The changing demographics in America are a reality that affects every aspect of life. On the one hand, so-called millennials now represent a major segment of the population. At the other end of the spectrum, we have the aging “Baby Boomers” retiring at record rates.

As a firearms instructor for many decades, I have noted how demographic changes have altered the makeup of my classes. The ages of the students in a typical carry class now run from young people in their twenties and thirties to those approaching retirement.

Cultural shifts have also had a dramatic effect. As more and more women of all ages realize that they must take responsibility for their own safety, they now represent a much higher percentage of my students than ever before.

But more recently, I have seen a rise in interest in firearms training among the “over 50” crowd, especially those in their sixties and seventies. Friends in the training community have reported similar changes. Older Americans, both men and women, are now buying guns for self-defense, and are seeking advice and recommendations.

Others already own guns, but now want training for self-defense, particularly with the intent to carry outside the home. The reasons are varied, but some are fairly obvious. For example, every time there are news stories showing rioters rampaging through public streets (or college campuses), smashing windows, blocking traffic and attacking innocent bystanders, I get a flurry of calls.

Anyone seeing videos of such mayhem would be concerned, but older people already feel more vulnerable. As we get older, we get slower. Vision and hearing can deteriorate. And quite simply, we will not be as strong as we were in our twenties or even our forties. Additionally, things like arthritis and other ailments can make handling and shooting a firearm more difficult.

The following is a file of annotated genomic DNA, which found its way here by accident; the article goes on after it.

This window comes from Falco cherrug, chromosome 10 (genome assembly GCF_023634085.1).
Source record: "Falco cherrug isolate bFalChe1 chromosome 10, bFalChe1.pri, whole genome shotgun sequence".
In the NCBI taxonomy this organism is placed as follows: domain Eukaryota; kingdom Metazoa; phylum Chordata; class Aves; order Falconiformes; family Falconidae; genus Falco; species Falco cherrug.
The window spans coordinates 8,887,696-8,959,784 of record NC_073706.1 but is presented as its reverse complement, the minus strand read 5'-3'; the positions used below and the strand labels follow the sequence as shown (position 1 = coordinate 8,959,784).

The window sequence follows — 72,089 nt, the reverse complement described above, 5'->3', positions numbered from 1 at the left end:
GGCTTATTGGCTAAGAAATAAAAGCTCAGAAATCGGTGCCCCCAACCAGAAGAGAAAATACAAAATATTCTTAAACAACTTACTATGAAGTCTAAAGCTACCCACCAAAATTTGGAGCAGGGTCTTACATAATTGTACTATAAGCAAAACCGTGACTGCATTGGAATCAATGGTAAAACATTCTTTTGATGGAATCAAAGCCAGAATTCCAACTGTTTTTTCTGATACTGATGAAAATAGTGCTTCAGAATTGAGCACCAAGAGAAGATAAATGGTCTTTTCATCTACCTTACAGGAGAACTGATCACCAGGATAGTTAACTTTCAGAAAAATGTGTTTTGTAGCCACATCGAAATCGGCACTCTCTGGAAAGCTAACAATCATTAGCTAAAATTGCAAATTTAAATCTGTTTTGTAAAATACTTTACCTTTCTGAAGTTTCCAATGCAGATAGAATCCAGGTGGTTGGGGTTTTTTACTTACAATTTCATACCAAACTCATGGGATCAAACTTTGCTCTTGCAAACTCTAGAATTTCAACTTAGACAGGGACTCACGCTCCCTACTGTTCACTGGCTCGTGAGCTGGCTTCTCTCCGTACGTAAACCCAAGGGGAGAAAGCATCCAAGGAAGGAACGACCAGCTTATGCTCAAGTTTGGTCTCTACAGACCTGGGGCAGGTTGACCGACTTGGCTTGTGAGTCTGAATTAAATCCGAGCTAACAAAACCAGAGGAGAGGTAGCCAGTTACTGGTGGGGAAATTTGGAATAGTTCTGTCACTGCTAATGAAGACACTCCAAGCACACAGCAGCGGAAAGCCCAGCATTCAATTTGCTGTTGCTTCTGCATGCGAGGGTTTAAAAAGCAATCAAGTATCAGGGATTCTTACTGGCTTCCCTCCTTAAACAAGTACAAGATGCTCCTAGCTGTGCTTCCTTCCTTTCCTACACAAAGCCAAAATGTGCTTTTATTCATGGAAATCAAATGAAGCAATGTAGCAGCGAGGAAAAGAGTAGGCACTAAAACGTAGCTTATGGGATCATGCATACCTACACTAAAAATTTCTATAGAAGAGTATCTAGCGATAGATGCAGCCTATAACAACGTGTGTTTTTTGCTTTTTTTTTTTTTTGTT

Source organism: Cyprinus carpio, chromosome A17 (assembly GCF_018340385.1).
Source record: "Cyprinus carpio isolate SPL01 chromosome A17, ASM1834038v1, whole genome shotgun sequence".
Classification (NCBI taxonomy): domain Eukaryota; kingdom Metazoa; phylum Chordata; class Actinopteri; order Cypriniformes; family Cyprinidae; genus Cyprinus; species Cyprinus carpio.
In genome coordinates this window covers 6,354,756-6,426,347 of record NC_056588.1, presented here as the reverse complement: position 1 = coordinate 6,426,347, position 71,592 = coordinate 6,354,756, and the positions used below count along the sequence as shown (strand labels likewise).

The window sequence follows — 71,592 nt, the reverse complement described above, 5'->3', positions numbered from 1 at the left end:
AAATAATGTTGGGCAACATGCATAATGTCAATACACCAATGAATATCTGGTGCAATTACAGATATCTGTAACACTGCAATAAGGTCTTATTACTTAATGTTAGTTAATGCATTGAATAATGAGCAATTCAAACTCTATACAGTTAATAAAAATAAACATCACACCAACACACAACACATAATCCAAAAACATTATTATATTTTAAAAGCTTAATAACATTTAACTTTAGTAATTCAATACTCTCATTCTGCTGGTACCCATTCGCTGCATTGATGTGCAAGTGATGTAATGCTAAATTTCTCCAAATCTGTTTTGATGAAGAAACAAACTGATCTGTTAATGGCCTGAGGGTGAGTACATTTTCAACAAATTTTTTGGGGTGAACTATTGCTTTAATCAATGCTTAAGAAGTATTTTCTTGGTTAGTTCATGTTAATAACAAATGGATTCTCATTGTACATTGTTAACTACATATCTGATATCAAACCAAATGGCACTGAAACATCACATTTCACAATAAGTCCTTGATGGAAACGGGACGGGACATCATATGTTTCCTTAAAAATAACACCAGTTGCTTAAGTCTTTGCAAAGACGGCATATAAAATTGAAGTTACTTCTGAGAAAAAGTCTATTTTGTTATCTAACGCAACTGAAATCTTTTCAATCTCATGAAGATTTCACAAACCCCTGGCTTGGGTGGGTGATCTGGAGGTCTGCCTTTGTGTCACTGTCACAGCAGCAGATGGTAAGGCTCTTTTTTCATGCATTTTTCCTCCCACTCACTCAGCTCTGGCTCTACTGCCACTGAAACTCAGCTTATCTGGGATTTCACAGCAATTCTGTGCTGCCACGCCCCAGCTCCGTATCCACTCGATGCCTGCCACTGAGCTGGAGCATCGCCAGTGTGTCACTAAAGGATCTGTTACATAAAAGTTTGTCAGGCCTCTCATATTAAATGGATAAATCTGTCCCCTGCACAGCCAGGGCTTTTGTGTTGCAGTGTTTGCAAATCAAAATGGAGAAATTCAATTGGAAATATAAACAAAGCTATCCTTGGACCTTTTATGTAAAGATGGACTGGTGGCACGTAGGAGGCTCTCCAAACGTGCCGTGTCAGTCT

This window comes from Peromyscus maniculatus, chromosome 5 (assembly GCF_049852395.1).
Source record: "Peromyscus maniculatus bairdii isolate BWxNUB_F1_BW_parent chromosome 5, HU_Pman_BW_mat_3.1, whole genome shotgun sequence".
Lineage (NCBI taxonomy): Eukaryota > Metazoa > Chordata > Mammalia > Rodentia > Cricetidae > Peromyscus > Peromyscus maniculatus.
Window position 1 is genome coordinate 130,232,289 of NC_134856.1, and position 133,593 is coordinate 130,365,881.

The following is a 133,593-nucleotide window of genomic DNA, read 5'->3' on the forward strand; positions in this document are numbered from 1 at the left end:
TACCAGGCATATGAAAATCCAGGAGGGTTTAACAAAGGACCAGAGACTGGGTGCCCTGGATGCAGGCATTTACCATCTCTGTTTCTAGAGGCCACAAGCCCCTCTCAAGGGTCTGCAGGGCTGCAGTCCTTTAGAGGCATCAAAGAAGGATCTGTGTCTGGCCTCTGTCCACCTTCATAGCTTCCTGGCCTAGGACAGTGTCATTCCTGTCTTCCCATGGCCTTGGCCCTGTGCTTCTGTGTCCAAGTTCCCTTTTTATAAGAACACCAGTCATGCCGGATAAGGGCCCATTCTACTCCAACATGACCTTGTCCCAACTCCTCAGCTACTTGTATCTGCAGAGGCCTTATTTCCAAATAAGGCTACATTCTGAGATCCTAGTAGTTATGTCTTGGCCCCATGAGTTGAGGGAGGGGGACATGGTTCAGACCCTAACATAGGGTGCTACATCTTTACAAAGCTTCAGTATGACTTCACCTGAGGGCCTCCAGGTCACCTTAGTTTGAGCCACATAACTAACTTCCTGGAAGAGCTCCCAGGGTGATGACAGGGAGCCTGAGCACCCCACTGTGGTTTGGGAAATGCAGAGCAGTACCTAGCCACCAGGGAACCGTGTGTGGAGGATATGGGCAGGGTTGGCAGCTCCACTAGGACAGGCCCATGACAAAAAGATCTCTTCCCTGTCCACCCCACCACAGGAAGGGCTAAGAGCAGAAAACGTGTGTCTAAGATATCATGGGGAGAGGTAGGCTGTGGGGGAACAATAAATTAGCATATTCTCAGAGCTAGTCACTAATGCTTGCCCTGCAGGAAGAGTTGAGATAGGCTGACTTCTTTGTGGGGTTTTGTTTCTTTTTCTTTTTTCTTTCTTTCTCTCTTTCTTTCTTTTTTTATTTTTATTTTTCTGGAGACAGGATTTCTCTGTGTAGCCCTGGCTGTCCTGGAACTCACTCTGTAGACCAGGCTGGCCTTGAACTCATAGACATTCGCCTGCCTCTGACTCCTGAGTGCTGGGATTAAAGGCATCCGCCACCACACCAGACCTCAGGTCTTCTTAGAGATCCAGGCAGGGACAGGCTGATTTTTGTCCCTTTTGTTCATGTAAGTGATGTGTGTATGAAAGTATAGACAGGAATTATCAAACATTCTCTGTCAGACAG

OK, there are certainly exceptions. Some foolish street tough who tries to mug 77-year-old Chuck Norris would likely get an extremely unwelcome surprise. And I myself recall a student who was 83. First clue, he arrived in a sinister-looking black Chrysler 300, and being a “car guy” myself, I caught the “SRT8” badge. Yep, the BIG hemi.

His surprisingly high energy level and obviously robust health rivaled people in the class who were half his age. And his marksmanship skills were superb, even when doing high-speed, multiple-target drills.

But for most of us, aging will require some adjustments. So, whether you are someone who trains older students or are getting on in years, just be sure to remember the limitations that can come with age.

Choice of firearm must take into account things like size, weight and trigger pull. Revolvers especially can have triggers that are difficult for some older shooters. The same holds true for auto-pistols that utilize a heavy double-action trigger pull on the first shot.

And even striker-fired pistols like Glocks, XDs, HK VP series and others can have slides that are extremely difficult to operate for those with weak hands. Handle any gun to find out. A live-fire test is highly recommended. Better to find out if recoil is tolerable before you buy.

Finally, whether you are the trainer or the student, be brutally honest in assessing their (or your own) physical condition, limitations and any health issues. With proper thought and training based in reality, almost anyone, regardless of age, can have the ability to protect themselves.

As they should.